How is life aboard Flying Pig different from my life ashore?
1: Flying Pig is a boat. Aside from times in the boatyard, where it's up on stilts on shore, it's in constant motion. This takes some getting used to, but most accommodate it very well.
2: "Local" transportation is by dinghy
, a small inflatable
boat. Depending on weather
conditions, sometimes we get wet going from the boat to any other location. It's also nowhere near as fast as your car, so it takes longer. Despite its small size and related small motor
, the mileage on the dinghy
is far worse than the worst clunker you'll have ever driven, so frequent fillups of the 6-gallon tank are needed during high activity periods. And, lest you be worried, we've frequently carried 5 or six adults aboard the dinghy, so it's not THAT small!
3: Electricity and water
are not delivered through a pipe and wire, in as much volume as you care to pay for; we have to make our own electricity, and carry our water
. In many locations, water is either unavailable, or we have to carry it in via jugs, and, while in some areas it's free, most of the time we have to pay for it. Electricity is stored in massive batteries, and has to be generated to replace what's used. Accordingly, in both cases, we're extremely conservative in what we use. See What Might I Not Like About Life Aboard Flying Pig? below.
4: Accomodations, for a boat, are generous, but very small by home standards. The best place on the boat for sleeping in "normal" (not rough seas) weather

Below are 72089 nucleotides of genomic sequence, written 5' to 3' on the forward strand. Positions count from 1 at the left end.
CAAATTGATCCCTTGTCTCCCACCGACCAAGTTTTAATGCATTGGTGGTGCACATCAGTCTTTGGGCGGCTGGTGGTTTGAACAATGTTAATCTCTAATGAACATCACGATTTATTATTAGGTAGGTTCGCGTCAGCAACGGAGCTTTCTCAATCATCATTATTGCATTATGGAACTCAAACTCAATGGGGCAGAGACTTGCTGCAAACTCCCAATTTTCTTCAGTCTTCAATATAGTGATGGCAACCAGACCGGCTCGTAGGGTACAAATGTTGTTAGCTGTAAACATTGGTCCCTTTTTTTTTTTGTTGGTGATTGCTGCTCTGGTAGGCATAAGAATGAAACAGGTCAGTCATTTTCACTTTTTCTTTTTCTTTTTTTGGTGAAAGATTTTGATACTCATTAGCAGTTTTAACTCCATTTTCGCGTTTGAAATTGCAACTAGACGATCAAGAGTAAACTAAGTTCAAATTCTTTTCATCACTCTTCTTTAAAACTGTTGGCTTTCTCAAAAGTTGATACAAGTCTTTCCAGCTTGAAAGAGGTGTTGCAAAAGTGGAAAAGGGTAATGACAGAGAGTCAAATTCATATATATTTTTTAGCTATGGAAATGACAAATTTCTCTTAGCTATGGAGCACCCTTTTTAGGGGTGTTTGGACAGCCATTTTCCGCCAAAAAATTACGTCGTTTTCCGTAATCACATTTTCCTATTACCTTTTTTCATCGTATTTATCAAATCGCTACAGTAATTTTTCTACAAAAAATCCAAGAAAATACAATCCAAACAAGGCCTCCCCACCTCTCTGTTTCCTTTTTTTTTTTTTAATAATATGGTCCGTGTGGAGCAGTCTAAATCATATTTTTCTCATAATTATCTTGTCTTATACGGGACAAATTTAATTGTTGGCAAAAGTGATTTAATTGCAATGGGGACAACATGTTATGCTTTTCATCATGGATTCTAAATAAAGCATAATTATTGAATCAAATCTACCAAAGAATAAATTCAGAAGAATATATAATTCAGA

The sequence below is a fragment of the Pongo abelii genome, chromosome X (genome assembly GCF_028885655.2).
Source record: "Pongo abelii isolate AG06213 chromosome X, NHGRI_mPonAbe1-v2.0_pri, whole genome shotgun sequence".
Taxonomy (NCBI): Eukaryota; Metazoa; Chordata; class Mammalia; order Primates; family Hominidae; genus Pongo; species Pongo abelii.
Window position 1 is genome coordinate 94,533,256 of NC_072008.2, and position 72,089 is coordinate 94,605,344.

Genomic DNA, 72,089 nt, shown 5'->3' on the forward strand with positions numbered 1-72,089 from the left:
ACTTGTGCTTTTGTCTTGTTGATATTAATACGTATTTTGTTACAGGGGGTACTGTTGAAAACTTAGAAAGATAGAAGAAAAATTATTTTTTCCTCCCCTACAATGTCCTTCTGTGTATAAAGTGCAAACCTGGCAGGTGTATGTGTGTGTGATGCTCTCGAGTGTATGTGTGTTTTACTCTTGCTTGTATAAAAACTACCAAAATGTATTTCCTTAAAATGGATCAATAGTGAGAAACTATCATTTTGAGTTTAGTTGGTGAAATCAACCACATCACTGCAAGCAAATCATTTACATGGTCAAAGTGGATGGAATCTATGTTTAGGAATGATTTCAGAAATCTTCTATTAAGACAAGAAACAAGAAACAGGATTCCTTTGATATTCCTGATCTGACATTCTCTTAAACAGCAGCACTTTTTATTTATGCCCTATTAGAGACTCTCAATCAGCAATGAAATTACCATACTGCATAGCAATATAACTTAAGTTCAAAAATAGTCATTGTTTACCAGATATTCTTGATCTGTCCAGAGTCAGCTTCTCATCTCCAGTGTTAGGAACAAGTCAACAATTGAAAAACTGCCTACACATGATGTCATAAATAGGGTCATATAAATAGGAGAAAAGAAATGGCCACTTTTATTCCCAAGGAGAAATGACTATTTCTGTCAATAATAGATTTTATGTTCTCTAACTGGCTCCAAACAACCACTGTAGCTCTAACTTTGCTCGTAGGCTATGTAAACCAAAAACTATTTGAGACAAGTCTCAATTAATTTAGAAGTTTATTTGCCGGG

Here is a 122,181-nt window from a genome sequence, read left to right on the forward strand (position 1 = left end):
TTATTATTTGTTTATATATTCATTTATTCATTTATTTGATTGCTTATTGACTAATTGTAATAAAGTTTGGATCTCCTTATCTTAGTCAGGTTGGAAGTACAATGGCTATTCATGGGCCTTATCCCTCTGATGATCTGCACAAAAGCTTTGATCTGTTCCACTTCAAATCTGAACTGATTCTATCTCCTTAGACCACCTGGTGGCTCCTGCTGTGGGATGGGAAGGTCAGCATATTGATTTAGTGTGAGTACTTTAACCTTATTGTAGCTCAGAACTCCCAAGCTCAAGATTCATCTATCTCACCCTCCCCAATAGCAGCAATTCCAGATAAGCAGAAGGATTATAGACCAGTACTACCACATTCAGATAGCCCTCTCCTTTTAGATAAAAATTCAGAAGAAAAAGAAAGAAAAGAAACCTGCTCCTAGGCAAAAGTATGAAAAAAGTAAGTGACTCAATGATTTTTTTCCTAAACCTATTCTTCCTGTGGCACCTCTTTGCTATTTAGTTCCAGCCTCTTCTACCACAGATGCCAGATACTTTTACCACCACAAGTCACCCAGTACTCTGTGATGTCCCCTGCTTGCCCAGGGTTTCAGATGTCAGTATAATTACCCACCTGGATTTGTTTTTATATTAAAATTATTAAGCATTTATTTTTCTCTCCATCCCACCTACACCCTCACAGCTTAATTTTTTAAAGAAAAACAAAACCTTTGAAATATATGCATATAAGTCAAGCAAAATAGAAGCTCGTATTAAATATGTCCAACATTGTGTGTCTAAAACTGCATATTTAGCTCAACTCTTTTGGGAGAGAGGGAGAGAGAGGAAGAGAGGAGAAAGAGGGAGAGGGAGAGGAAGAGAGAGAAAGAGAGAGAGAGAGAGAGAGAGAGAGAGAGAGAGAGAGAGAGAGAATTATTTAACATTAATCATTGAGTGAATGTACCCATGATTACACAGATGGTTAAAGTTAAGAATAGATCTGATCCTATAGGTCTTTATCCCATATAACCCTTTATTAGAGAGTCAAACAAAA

is in what's called the VEE berth, so called because of its shape. It's a 7-foot equilateral triangle, and accomodates most "normal" sized couples handily, though, of necessity, the feet tend to be touching sometimes. Ventilation up front, being faced into the wind
most of the time at anchor
, is the best in that cabin
. Better yet, it's got an 8" Tempur-Pedic mattress, described by many of our guests as the best sleeping they've ever encountered, including having back pain disappear. Secondary accommodations, for times when it might be too rough for comfort (the front of the boat moves the most, in all motion-sensitive conditions) are in the saloon
, what boat people call their family
room/dining room/living room, in a pull-out double (48"x79" and tapering to less at the foot). This is the best place for sleeping in rough conditions, as it's nearly in the center of the boat, and has the least motion of any space aboard.
5: Bathroom and shower
space is combined. Nearly everything on a boat which is expected to get water in it is waterproof, so the marine
toilet and sink occupy the shower
space as well. As it's "imported"/stored water, see #3 above for reference, fresh water showers are rare, so getting the "rest" of the space wet usually isn't of any issue, and when it IS used for showering, a squeegie and washcloth make all dry again. Being a marine head
, it's got a smaller than household seat, and there are some issues about its use which are different from at home, which will be discussed in "What Might I Not Like About Life Aboard Flying Pig?" below.
space is limited, and uses the power we so jealously conserve. Accordingly, the amount of food
which can be stored is less than at home. Likewise, as it's not a household refrigerator/freezer, with its unlimited power supply and auto-defrost mechanisms, openings are limited to as few as possible. That said, cold stuff stays very cold, and frozen stuff stays hard frozen.